‘We are forming county committees headed by a celebrity in that county so as to enable us to reach more people and make sure our services reach the grassroots. I want us to hit the one million mark. Our board members include the Nairobi Deputy Governor, Hon. Jonathan Mueke who is our patron, Adelle Onyango,Mdomo Baggy, Holy Dave, Suhayla Aboud who is a doctor and John Seel, a marketing director,’ he explains. The campaign has various departments like production, marketing, communication, research and the volunteering department.

He emphasizes that young people need to engage themselves in volunteer work since it opens peoples’ eyes. His volunteer work at SLUM TV allowed him to learn many things. He says that it enables you to network and build your character. Further, he recommends volunteers as the best people to hire in case of any job vacancies.

The main challenge that Billian and his team face is lack of resources to run their activities. They were hoping to cover ten thousand uniforms by the end of the year but they are running behind schedule. However, they are working on a sustainability plan to counter this e.g. getting more tailors to make more uniforms. He also says that he would wish to help more children to benefit from the Billian Music family in terms of mentorship but lacks the means to do so. He hopes to have a studio and a hall plus a radio station to accommodate more children. He says it is sad that some parents also don’t support the project. ‘There was an instance where children wouldn’t accept our uniforms because of a rumour that they were from the illuminati sect,’ he reflects. That is why they rely on authentic people to support the campaign so as to maintain their credibility.


‘We hope to register the Ficha Uchi Campaign as a trust so that it can cater for more things and not just uniforms. Through the County Committees, we will be able to distribute uniforms more easily. We also hope to establish our own tailoring school where they will be training volunteers to make uniforms. That way, they can be positioned in areas where they can continuously make more uniforms for children. So far, we have three machines and we are in the process of purchasing more,’ he adds.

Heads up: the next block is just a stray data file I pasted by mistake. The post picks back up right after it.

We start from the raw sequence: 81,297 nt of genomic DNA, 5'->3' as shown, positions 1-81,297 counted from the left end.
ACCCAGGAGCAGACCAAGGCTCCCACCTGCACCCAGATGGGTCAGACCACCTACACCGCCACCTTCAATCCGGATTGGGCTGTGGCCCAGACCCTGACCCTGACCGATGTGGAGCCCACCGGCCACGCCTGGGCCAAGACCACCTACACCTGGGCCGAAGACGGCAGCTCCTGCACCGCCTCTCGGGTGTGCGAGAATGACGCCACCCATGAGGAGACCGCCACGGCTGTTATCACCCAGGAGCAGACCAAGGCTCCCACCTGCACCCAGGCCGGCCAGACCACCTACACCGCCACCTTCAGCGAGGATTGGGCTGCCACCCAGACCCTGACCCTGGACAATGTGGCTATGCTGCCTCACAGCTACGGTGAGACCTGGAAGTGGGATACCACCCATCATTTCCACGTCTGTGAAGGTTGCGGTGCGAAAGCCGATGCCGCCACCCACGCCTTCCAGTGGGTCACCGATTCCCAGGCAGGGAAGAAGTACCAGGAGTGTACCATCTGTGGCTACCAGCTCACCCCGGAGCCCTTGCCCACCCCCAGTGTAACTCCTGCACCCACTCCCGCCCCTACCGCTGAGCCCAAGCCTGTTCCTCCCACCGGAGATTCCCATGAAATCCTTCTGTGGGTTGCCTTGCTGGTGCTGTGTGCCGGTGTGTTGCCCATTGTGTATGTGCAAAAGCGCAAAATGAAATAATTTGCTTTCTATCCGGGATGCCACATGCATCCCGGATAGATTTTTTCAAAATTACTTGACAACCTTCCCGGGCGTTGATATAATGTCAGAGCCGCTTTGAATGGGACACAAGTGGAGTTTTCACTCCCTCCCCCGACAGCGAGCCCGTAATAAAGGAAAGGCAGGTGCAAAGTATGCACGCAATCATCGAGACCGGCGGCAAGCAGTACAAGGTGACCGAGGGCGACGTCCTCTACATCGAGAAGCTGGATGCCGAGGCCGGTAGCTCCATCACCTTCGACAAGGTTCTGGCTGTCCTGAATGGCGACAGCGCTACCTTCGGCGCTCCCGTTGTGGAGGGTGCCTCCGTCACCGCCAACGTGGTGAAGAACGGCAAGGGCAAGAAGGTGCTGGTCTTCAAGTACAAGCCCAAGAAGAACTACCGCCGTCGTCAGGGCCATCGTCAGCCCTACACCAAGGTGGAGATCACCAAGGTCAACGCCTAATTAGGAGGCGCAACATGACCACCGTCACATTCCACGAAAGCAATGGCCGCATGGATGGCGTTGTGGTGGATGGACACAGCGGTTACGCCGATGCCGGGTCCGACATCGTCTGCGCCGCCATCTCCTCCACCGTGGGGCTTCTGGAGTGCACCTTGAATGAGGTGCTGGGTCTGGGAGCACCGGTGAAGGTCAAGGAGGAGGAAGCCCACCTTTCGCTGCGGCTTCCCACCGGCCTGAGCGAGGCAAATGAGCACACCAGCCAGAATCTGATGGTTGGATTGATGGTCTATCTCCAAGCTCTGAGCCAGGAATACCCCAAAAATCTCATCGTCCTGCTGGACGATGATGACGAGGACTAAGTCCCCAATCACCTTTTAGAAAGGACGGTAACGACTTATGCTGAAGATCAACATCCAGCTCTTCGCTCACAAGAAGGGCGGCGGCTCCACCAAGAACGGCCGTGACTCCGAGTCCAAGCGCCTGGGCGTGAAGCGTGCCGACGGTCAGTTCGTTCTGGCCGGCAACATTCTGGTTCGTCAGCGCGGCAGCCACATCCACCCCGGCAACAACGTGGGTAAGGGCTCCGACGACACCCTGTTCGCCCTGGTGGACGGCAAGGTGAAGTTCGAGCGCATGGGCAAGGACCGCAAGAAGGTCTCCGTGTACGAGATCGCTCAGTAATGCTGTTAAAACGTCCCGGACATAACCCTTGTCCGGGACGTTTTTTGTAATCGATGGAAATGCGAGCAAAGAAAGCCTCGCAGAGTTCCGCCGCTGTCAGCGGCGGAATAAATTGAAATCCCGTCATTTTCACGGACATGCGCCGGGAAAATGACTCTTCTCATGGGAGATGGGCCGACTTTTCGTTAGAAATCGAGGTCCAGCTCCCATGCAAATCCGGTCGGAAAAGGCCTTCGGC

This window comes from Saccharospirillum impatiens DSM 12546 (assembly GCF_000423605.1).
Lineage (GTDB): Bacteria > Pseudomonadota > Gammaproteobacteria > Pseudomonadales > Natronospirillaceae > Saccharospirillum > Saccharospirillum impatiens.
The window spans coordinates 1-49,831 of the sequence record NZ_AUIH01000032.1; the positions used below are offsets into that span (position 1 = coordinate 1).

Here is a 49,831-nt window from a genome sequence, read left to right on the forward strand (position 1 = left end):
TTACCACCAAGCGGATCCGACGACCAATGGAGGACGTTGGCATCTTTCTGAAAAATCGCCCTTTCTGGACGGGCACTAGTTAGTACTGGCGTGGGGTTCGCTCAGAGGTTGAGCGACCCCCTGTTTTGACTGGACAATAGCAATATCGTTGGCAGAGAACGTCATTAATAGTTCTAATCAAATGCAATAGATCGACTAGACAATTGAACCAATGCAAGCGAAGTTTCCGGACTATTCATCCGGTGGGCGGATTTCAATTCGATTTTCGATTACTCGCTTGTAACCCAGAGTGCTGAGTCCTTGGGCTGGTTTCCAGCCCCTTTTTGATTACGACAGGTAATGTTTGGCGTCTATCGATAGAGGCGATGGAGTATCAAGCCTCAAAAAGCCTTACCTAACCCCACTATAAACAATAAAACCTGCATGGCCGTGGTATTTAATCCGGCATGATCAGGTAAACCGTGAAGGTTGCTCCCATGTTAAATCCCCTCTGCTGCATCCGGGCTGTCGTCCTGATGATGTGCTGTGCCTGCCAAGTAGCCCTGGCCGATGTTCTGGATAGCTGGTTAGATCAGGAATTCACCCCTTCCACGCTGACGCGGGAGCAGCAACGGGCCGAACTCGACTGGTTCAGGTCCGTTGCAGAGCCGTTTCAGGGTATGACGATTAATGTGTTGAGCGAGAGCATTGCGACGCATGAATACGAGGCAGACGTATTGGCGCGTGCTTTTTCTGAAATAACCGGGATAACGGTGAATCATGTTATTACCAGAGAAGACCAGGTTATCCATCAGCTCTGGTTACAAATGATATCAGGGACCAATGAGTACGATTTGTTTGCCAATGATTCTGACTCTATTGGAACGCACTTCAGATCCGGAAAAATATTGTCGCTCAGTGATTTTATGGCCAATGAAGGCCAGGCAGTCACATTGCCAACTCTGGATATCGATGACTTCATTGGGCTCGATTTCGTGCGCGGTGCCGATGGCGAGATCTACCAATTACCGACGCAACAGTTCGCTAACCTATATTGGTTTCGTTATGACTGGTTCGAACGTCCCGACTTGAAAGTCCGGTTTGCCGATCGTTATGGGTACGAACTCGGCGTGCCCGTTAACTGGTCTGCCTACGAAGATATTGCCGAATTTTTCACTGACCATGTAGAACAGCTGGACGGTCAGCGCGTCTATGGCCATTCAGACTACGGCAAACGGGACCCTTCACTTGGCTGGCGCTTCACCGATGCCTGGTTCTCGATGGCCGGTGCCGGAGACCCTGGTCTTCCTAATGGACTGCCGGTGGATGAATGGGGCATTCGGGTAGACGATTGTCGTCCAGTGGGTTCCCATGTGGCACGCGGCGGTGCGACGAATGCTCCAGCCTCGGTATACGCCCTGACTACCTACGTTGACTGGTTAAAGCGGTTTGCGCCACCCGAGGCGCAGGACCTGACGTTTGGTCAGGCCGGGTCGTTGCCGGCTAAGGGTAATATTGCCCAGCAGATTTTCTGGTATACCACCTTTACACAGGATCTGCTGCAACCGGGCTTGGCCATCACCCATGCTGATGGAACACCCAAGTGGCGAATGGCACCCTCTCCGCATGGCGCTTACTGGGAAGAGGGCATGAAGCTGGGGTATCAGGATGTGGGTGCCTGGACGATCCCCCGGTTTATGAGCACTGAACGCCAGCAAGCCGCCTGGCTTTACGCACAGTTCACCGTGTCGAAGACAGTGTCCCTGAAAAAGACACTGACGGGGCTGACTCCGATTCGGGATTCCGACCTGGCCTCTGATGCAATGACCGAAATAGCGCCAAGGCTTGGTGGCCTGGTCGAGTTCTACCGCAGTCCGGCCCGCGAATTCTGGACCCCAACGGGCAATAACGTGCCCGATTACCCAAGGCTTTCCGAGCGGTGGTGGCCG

Billian attributes the success of his campaign to an incredible team that offers great ideas. They are now partnering with international schools where they sell uniforms at subsidized costs and the money raised can be used to assist needy children.


The greatest success he has seen is the number of people, organisations, companies and groups that come out to support them. They even have a ‘Chama’ that has come out and adopted one school to help in buying uniforms. He remembers one time when he gave a pupil a uniform but he kept asking him whether he could go home with it. The child was so happy and couldn’t believe it. ‘Children call me Mr. Ficha Uchi everywhere every time I visit their schools and that only tells the kind of impact we have been able to make,’ he laughs.

For most people who don’t understand what the initiative is about, they keep laughing at the name. ‘They ask what this is about and even wonder if it is the name of a person,’ he adds. It is noteworthy that the children who receive good uniform start interacting with their peers. They are set free and are more willing to learn.


‘We have all seen children in need of good clothes and uniform. I take the shame they go through as my personal responsibility. Let us allow them to have a dignified childhood and assist in any way we can. We are also coming up with a ring back on people’s phones. It will cost one shilling and this money will go into assisting children. We tell the children to work hard in school and that they don’t owe us anything but to make sure they succeed. Once they get to the top, they should come back and uplift those who are facing the same problem,’ Billian concludes.